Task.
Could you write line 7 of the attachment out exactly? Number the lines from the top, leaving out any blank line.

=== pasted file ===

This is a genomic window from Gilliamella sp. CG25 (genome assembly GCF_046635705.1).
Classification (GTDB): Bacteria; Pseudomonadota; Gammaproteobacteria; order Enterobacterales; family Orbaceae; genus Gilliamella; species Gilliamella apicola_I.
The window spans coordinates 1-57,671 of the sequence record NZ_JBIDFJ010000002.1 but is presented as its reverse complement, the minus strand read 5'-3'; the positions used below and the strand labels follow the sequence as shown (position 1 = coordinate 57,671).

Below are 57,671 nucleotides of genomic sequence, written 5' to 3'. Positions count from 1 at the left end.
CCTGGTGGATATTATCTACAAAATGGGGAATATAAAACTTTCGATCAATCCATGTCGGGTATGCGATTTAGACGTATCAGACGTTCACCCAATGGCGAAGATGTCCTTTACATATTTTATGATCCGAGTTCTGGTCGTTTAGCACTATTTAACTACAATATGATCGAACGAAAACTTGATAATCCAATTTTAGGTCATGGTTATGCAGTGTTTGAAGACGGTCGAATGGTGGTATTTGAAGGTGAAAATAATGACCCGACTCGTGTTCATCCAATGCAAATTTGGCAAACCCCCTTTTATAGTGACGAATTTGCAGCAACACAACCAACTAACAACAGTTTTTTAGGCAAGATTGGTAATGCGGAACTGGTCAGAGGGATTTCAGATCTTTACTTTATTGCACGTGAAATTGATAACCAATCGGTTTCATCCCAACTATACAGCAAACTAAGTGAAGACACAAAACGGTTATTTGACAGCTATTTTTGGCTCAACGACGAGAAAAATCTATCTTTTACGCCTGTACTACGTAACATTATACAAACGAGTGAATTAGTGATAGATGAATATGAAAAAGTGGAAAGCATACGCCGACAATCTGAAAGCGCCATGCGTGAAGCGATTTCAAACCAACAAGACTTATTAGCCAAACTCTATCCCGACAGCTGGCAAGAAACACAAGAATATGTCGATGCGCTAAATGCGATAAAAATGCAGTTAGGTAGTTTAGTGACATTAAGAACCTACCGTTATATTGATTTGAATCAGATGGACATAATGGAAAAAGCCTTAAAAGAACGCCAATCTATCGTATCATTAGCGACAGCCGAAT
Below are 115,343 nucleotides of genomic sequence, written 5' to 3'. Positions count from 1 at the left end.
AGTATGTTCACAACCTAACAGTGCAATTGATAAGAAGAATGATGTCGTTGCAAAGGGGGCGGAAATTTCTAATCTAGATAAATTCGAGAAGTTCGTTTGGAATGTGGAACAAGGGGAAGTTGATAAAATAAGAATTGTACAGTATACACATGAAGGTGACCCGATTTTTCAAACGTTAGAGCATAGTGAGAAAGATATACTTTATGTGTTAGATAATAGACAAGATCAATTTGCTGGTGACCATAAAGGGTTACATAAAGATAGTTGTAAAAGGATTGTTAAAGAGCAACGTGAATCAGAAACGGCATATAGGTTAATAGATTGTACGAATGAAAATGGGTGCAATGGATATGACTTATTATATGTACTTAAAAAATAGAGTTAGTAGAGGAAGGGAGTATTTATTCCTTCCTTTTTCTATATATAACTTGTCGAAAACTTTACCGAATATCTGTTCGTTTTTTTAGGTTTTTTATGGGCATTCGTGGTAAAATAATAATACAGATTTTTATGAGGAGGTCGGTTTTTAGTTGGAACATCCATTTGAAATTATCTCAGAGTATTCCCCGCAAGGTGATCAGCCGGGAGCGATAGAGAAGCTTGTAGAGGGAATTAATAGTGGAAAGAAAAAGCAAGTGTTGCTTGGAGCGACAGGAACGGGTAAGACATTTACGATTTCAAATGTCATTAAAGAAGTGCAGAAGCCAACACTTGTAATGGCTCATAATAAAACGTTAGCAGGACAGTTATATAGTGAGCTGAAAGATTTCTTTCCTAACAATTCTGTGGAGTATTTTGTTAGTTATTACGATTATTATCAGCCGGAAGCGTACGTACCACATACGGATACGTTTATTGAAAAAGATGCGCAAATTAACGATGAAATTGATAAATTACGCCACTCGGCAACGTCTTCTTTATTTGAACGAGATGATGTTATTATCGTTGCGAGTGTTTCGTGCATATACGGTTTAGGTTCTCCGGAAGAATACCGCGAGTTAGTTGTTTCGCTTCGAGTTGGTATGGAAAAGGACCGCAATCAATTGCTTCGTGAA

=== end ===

AGTATGTTCACAACCTAACAGTGCAATTGATAAGAAGAATGATGTCGTTGCAAAGGGGGCGGAAATTTCTAATCTAGATAAATTCGAGAAGTTCGTTTGGAATGTGGAACAAGGGGAAGTTGATAAAATAAGAATTGTACAGTATACACATGAAGGTGACCCGATTTTTCAAACGTTAGAGCATAGTGAGAAAGATATACTTTATGTGTTAGATAATAGACAAGATCAATTTGCTGGTGACCATAAAGGGTTACATAAAGATAGTTGTAAAAGGATTGTTAAAGAGCAACGTGAATCAGAAACGGCATATAGGTTAATAGATTGTACGAATGAAAATGGGTGCAATGGATATGACTTATTATATGTACTTAAAAAATAGAGTTAGTAGAGGAAGGGAGTATTTATTCCTTCCTTTTTCTATATATAACTTGTCGAAAACTTTACCGAATATCTGTTCGTTTTTTTAGGTTTTTTATGGGCATTCGTGGTAAAATAATAATACAGATTTTTATGAGGAGGTCGGTTTTTAGTTGGAACATCCATTTGAAATTATCTCAGAGTATTCCCCGCAAGGTGATCAGCCGGGAGCGATAGAGAAGCTTGTAGAGGGAATTAATAGTGGAAAGAAAAAGCAAGTGTTGCTTGGAGCGACAGGAACGGGTAAGACATTTACGATTTCAAATGTCATTAAAGAAGTGCAGAAGCCAACACTTGTAATGGCTCATAATAAAACGTTAGCAGGACAGTTATATAGTGAGCTGAAAGATTTCTTTCCTAACAATTCTGTGGAGTATTTTGTTAGTTATTACGATTATTATCAGCCGGAAGCGTACGTACCACATACGGATACGTTTATTGAAAAAGATGCGCAAATTAACGATGAAATTGATAAATTACGCCACTCGGCAACGTCTTCTTTATTTGAACGAGATGATGTTATTATCGTTGCGAGTGTTTCGTGCATATACGGTTTAGGTTCTCCGGAAGAATACCGCGAGTTAGTTGTTTCGCTTCGAGTTGGTATGGAAAAGGACCGCAATCAATTGCTTCGTGAA